I arrived at Stainery Clough and realized that it was going to be very difficult to cross this stream. First, the sides were extremely steep, rocky and overgrown, with no paths or even sheep-tracks leading to the bottom. Second, the stream was in full flow and I couldn’t see any good places to cross. I followed the valley upstream, extremely slowly due to the deep vegetation. The first time I tried to make my way down to the bottom, I slipped and fell down a few metres before getting stuck in the heather, so I pulled myself back up and headed away from the edge for a bit while I made some progress upstream. I finally found a place to cross, but had to lower myself down by grabbing onto handfuls of heather and hoping that each step would hold for long enough for me to get down! Hopefully the photo shows how steep it was here.
There is an aircraft wreck a short distance away and I’d hoped to visit it, but the going was so tough through the deep woody heather that I decided to give it a miss. I continued across Upper Commons and as reached Fox Stones the heather turned to bracken, lying in brown soggy clumps on the ground. The damp, dead stems kept catching my ankles, giving only a small amount of resistance before tearing away, and the feeling reminded me of swimming through kelp in the sea. I stopped at Fox Stones for an early lunch (Firepot’s Posh Porks and Beans), and among the stones I saw the burrow of an animal. Maybe a shelter used by the brown hares I had seen earlier?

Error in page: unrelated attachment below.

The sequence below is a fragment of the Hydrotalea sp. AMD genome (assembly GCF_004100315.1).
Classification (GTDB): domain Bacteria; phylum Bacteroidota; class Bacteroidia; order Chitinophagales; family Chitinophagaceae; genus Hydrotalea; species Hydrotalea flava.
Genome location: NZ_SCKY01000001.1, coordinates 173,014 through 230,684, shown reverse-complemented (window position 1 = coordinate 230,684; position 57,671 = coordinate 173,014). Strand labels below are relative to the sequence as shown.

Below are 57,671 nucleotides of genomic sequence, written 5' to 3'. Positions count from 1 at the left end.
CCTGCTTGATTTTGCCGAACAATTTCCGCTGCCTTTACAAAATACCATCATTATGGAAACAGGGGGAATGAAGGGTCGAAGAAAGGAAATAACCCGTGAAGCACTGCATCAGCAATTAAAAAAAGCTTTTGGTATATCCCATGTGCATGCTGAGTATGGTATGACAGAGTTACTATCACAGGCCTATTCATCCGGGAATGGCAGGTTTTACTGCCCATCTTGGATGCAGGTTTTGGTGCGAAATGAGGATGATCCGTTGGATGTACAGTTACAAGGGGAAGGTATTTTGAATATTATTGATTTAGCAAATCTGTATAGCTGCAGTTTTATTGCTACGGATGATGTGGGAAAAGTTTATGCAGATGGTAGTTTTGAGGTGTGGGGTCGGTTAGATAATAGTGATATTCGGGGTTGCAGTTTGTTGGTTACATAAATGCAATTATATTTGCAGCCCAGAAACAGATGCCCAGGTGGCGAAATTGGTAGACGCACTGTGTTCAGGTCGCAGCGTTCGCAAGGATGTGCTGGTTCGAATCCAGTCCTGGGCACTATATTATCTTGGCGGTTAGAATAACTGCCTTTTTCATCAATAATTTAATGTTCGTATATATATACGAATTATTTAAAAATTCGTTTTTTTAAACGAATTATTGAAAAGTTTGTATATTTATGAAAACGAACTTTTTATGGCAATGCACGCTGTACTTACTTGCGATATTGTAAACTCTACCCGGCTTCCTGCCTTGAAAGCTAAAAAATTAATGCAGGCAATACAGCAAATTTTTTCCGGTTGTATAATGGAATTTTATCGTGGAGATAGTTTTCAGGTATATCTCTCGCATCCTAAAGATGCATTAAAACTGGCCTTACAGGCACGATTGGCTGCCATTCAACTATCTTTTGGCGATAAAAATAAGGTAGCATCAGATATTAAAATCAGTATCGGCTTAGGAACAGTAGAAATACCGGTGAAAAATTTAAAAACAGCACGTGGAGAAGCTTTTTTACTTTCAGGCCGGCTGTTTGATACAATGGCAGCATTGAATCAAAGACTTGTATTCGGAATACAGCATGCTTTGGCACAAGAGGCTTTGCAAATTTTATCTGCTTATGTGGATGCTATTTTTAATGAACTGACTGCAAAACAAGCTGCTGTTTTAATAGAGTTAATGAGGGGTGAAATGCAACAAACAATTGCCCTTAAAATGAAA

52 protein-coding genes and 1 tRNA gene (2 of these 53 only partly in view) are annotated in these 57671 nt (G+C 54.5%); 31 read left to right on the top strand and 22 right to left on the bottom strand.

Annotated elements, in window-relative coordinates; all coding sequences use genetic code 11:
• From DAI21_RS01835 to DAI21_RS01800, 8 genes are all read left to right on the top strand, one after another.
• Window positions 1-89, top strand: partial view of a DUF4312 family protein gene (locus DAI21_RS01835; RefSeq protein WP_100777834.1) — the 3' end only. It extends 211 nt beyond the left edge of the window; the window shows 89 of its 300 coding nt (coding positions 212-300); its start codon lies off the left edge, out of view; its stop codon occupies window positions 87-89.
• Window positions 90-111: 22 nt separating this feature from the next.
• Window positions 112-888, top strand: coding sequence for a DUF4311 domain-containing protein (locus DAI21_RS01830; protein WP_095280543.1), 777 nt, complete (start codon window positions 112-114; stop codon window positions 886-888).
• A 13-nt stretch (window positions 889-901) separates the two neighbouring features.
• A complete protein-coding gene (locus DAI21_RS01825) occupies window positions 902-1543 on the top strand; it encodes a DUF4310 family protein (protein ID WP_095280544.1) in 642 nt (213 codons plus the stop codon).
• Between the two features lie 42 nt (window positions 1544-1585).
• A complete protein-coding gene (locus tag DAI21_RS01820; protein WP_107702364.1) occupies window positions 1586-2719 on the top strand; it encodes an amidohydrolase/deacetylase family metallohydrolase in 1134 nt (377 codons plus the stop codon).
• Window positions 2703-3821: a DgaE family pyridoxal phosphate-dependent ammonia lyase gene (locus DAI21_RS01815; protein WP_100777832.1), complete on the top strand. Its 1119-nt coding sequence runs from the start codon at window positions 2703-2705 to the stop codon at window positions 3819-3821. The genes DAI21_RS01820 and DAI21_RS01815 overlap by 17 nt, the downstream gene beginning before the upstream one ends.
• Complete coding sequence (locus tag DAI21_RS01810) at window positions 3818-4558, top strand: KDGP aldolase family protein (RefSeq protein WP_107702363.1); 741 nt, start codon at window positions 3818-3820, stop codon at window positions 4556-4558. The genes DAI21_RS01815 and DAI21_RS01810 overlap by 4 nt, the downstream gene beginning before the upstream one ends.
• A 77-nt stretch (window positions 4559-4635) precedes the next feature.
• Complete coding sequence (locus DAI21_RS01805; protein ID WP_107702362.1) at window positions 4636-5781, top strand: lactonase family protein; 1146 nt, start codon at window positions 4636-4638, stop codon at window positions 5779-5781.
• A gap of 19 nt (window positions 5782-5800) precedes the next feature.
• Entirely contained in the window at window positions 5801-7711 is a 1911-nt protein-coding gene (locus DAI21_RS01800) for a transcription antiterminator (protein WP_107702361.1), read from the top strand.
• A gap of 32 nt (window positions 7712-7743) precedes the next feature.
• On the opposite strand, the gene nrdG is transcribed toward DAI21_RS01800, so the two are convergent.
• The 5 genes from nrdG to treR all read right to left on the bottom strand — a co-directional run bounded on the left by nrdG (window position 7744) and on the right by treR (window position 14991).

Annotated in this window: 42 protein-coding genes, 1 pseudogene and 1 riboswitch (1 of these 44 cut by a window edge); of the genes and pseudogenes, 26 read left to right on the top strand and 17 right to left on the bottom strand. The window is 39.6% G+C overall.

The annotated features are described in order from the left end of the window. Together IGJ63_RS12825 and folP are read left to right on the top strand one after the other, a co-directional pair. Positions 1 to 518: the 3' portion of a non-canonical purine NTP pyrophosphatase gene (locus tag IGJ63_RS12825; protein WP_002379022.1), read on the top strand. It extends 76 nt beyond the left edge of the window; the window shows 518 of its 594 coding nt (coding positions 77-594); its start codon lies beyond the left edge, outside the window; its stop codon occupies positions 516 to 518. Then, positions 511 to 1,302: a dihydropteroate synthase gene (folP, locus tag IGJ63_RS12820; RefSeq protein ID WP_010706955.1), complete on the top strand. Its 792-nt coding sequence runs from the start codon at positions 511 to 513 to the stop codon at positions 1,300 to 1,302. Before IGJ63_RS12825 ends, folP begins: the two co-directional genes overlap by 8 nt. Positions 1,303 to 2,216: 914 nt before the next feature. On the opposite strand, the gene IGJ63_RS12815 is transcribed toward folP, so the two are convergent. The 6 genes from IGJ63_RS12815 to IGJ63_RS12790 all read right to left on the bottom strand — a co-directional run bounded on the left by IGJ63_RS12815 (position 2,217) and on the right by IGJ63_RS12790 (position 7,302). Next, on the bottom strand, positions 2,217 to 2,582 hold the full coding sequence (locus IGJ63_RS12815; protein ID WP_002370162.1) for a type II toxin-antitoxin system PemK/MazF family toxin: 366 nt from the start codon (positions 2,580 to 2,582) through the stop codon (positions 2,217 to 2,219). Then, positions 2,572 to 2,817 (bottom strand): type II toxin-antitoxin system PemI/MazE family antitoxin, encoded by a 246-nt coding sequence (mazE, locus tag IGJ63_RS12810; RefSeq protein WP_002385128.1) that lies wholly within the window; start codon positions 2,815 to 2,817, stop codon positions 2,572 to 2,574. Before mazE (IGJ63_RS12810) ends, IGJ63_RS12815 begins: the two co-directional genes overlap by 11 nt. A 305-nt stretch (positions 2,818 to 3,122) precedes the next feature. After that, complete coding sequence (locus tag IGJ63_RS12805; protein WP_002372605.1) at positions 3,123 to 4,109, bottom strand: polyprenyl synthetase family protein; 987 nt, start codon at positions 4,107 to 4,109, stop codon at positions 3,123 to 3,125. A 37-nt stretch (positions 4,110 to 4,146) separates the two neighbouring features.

After lunch, I continued across White Carr Ridge, following the path of least resistance through the shortest heather towards the grouse butts. From there I followed the track up to the last butts, then headed across the moorland again, trying to find the wall running along Earnshaw. I found the wall easily enough, and followed it all the way along to Barnside Moor.
The view up here was fantastic. To the south east you can see Broomhead and Ewden reservoirs, and to the north west you can see Langsett Reservoir. I love these spots where you can join the dots between places you know.
Following the track leads you to the old targets at Ewden Heights. These are part of the larger set of old military installations in the Langsett and Midhope area. I won’t write much about them here, because I plan on covering the topic in more detail when I visit the nearby Range Moor on a future walk.
I continued west back towards Mortimer Road. I hadn’t planned the next section of my walk in much detail as I was hoping that a path would exist through the fields along the road, even if the map didn’t show a right of way. Unfortunately I couldn’t see one, and I really didn’t want to walk along the road here (steep, windy, narrow road, narrow verges), so I followed the public footpath towards Salt Springs Farm. From there I took a mixture of marked and unmarked paths down the extremely steep and muddy hillside, past Nether House Farm. I really don’t recommend following in my footsteps here, as it wasn’t a pleasant walk, and I was glad to rejoin the road above Ewden Bridge and stay on the road while I walked back to my car.
To me, the concept of this walk appealed to me more than the execution! I enjoyed walking all the way around Ewden Beck, but it was tough going at various points and I know that I could plan a better walk now with my improved knowledge of the area. But that’s half the point of my Peak Challenge anyway, and it did bag me another 10 grid squares, so I’ll chalk this one up as a win.